25 teams prepare for 2015 DARPA Robotics Challenge Finals

By David Szondy for Gizmag:  On June 5 and 6, the 2015 DARPA Robotic Challenge (DRC) Finals will take place at Fairplex in Pomona, California. Open to the public, it will see 25 international teams compete for US$3.5 million in prizes as part of an effort to develop robots for disaster relief. Here's what to expect. This year's challenge will see 25 teams competing. Half of the teams are from the United States, five are from Japan, three from Korea, two from Germany, one from Italy, one from Hong Kong, and one from the People’s Republic of China. They will be vying for a US$3.5 million total of prizes; including a $2 million first prize, a $1 million second prize, and a $500,000 third prize. The robots will be of a wide variety with some humanoid, some four-legged, and some tracked, but all will need to operate free of external power, mechanical support, and limited communications with their controllers. The basic idea behind DRC 2015 is to make things much harder for the robots than previously.

Stephen Hawking fears robots could take over in 100 years

By Sharon Gaudin for ComputerWorld:  Worried that one day we'll have robot overlords? You're in good company. Reknowned physicist, cosmologist and author of A Brief History of Time, Stephen Hawking said this week that robots, powered by artificial intelligence (A.I.), could overtake humans in the next 100 years. Speaking at the Zeitgeist conference in London, Hawking said: "Computers will overtake humans with AI at some within the next 100 years. When that happens, we need to make sure the computers have goals aligned with ours," according to a report in Geek. This isn't the first time Hawking has spoken about the threat that comes along with machine learning, A.I. and robotics. In December, Hawking said, "the development of full artificial intelligence could spell the end of the human race."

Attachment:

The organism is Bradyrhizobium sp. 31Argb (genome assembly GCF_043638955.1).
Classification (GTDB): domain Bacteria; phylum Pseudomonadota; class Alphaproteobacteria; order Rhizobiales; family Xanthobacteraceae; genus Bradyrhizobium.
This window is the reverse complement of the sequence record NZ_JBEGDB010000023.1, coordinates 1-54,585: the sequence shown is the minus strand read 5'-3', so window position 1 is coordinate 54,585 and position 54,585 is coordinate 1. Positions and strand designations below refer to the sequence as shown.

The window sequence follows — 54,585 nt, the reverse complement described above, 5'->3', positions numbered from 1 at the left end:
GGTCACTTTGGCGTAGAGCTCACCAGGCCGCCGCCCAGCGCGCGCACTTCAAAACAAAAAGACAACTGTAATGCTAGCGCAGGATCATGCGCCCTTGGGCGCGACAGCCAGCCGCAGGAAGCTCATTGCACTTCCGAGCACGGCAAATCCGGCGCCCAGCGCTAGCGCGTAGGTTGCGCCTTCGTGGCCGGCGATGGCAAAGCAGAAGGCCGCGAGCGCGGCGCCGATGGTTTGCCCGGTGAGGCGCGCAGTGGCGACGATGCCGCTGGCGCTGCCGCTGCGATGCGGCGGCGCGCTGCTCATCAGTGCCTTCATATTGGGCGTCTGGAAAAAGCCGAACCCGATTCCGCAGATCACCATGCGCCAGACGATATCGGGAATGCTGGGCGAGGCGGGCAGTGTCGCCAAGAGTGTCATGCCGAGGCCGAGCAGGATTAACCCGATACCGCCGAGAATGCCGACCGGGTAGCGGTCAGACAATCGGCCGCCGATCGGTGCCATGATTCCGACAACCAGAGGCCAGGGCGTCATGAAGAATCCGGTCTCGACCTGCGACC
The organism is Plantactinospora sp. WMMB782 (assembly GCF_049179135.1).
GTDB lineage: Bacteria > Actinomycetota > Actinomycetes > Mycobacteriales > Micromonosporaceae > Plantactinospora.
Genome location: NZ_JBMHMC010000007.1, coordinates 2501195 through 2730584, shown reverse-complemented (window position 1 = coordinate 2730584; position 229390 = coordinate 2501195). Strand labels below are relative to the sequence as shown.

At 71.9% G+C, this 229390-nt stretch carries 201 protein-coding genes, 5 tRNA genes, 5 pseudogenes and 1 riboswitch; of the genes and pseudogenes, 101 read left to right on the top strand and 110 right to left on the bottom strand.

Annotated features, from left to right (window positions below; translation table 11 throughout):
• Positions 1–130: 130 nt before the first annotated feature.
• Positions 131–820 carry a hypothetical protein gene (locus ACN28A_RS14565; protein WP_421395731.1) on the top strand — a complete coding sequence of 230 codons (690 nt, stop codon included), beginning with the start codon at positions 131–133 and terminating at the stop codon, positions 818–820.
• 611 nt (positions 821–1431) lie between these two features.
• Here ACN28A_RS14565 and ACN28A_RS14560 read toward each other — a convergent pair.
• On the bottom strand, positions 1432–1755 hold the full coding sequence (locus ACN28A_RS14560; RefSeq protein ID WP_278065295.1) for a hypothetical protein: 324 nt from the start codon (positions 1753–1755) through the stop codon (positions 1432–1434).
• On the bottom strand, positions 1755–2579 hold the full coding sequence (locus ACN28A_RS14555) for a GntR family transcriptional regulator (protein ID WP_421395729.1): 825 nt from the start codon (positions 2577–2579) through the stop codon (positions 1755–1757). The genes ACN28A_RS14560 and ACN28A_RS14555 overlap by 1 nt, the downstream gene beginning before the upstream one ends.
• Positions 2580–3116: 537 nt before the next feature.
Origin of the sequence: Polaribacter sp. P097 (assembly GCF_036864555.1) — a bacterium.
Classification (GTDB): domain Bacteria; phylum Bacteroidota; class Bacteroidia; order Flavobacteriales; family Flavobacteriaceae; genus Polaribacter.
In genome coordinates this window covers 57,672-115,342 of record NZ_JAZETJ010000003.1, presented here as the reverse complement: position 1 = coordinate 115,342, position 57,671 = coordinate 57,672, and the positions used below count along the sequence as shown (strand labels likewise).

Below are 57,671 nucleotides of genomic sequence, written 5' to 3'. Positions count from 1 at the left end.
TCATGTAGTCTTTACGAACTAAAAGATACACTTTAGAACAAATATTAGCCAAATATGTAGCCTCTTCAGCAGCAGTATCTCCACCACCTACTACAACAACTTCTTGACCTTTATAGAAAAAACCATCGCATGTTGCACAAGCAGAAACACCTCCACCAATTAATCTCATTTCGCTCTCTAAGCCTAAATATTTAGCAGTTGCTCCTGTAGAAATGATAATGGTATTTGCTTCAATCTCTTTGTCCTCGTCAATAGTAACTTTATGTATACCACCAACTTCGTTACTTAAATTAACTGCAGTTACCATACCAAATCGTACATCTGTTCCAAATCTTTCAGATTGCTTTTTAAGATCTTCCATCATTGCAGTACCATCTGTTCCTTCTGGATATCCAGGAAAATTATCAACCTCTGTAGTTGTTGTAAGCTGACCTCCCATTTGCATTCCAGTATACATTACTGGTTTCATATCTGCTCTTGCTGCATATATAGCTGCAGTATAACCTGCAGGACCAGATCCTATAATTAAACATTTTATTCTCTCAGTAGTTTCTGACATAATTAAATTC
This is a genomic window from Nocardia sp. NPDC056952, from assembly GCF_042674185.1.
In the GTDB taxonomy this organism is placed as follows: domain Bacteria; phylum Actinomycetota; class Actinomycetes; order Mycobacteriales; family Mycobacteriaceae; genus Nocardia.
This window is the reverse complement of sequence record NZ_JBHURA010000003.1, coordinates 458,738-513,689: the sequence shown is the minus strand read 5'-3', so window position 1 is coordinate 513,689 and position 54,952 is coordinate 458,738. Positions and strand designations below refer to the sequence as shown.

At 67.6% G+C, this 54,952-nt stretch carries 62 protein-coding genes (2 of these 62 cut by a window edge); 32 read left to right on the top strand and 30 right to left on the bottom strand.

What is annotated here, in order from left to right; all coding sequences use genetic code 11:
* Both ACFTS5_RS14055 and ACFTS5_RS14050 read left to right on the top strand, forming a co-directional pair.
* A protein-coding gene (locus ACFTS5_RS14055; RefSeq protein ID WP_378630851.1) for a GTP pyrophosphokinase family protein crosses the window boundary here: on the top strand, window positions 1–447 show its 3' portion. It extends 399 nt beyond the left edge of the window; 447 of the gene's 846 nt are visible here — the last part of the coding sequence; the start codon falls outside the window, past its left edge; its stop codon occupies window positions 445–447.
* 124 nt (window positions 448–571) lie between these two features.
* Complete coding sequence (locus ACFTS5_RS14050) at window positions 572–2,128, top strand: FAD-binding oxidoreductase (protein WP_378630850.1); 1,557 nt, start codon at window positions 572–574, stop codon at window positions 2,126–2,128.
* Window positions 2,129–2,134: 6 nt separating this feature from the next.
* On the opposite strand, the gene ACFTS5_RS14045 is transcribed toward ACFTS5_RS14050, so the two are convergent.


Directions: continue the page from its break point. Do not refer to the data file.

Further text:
The 7 Best Cities For Robotics Right Now

RoboUniverse, robotics’ annual meeting of the minds, is rolling out in New York City this week—and in the keynote address today, we learned where the best robotics work in the world is happening. In it, he shared a list of world cities that are pretty much killing it in the robotics sphere. The innovation centers are, in no particular order: 1.  Boston 2.  Pittsburgh 3.  San Jose/San Francisco (Silicon Valley) 4.  Tokyo 5.  Osaka 6.  Seoul 7.  Munich What determined this list? Kara said that robot innovation centers all share proximity to “excellent universities,” and regularly contribute to robotics R&D. It’s also hard to deny each location’s contributions to robotics so far: Silicon Valley and Tokyo are gimmes, but not everyone might be aware of the others.

'First heavy-duty collaborative robot' can lift 35kg

Fanuc claims that it is the first robot manufacturer to produce a heavy-duty robot designed to work safely alongside humans. Its CR-35iA robot can perform tasks involving payloads of up to 35kg without needing the protective guards and fences that have previously been needed for robots with similar lifting capacities. Although there are already several other collaborative robots on the market, most are designed for much lower payloads. The new robot will stop automatically if it touches a human operator. A soft covering material also reduces the force of any impacts and prevents human operators from being pinched by the mechanism. And if the robot comes too close to an operator, they can simply push it away. The covering has a green colour to distinguish it from Fanuc’s usual yellow robots. The six-axis robot is designed for duties such as transferring heavy workpieces or assembling parts. By avoiding the need for safety barriers, it is claimed to improve production efficiencies and allow higher levels of automation.  

Kickstarted at $3M, How Tiko is Set to Be the Best and Cheapest 3D Printer